Ines Teodora dos Santos, and her daughters Eliara (14-months) and Isabel (3 years), look at the family garden in the village of Segredo. Not only have the Kiriri community increased their production capacity, they have also worked to improve their food security. A programme of small family gardens has been developed which guarantees a minimum of essential foods with a minimum of investment. This, coupled with increased income from paid work, has greatly improved the Kiriris’ nutrition.
The projects, developed in collaboration with the Kiriri leaders and the community, show how it is possible to build on indigenous peoples’ traditions - a development plan that is both respectful of their culture and effective in economic terms. A third pillar of the economic development of the Kiriri is the introduction and enhancement of non-agricultural income generation alternatives. Among them, craftsmanship occupies a prominent place. The Kiriri craftsmen use, with great ingenuity and skill, the few elements that the semi-arid terrain provides them with to create beauty. Josê Valdo Jesus dos Santos holds in one hand a bunch of green beans and, in the other, a necklace made with this plant’s seeds.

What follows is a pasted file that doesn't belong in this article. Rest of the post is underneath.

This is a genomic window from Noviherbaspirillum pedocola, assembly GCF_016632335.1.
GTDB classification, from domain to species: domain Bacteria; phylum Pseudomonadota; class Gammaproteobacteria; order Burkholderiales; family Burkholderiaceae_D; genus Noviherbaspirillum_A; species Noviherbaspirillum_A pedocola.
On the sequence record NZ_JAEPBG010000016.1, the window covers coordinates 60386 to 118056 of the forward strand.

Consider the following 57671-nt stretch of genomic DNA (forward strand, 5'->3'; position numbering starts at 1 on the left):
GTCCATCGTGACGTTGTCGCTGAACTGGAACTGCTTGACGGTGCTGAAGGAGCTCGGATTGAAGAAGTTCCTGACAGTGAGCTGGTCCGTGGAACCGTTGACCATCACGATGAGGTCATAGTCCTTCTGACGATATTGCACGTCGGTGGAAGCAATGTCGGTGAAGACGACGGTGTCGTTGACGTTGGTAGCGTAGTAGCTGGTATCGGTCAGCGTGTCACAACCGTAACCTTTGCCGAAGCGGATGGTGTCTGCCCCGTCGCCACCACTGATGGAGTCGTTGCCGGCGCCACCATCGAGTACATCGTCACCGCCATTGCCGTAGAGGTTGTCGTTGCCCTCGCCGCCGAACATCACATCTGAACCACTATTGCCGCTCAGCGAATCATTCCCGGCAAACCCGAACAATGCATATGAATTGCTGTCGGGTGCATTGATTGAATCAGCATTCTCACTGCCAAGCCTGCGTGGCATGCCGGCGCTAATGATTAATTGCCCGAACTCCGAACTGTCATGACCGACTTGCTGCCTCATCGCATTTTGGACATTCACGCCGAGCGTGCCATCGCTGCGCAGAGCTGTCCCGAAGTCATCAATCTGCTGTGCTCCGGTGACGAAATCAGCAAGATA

Pottery is another skill the Kiriri have cultivated for hundreds of years. In the photo, the cacique (chief) Lázaro Gonzaga de Souza shows a set of vessels stored in an old colonial building in the village of Mirandela. These vessels will be sold in some of the region’s markets or in Salvador, the state capital.
Traditions for the production of ceramics have been handed down from generation to generation. "My grandmother taught me how to make pottery when I was a child," recalls Eduarda Amélia de Jesús, who is more than 70 years old, as she gives the final touches to a vessel in the company of her daughter, Maria Iracema Jesús de Souza. Eduarda is cacique (chief) Lázaro Gonzaga de Souza’s wife.
For many years, the Kiriri have also been weavers, making many cotton and imbé (fiber obtained from the palm tree known in Brazil as licuri) items. Among them are beautiful and colourful hammocks like the one that Geani de Jesus Santos weaves on this loom at the headquarters of the Kiriri association of artisans in the village of Segredo. Geani needs three full days of work to finish weaving a hammock that will be sold in one of the local markets in the region.
Maria Delina de Jesus' hands patiently prepare the thread coils that will be used in the making of hammocks and other traditional textile products at the headquarters of the Kiriri association of artisans in the village of Segredo.
Mirele Mairingque Santos de Andrade and Erlândia Maria de Jesus Santos show the result of the Kiriri weavers' work: a beautiful handmade hammock, ready to be sold in one of the markets and craft fairs in the state of Bahia. Dressed and painted according to the Kiriri traditions, they are living proof of what this indigenous community has achieved, after decades of struggle: to recover not only their land but their pride, their identity, and their culture.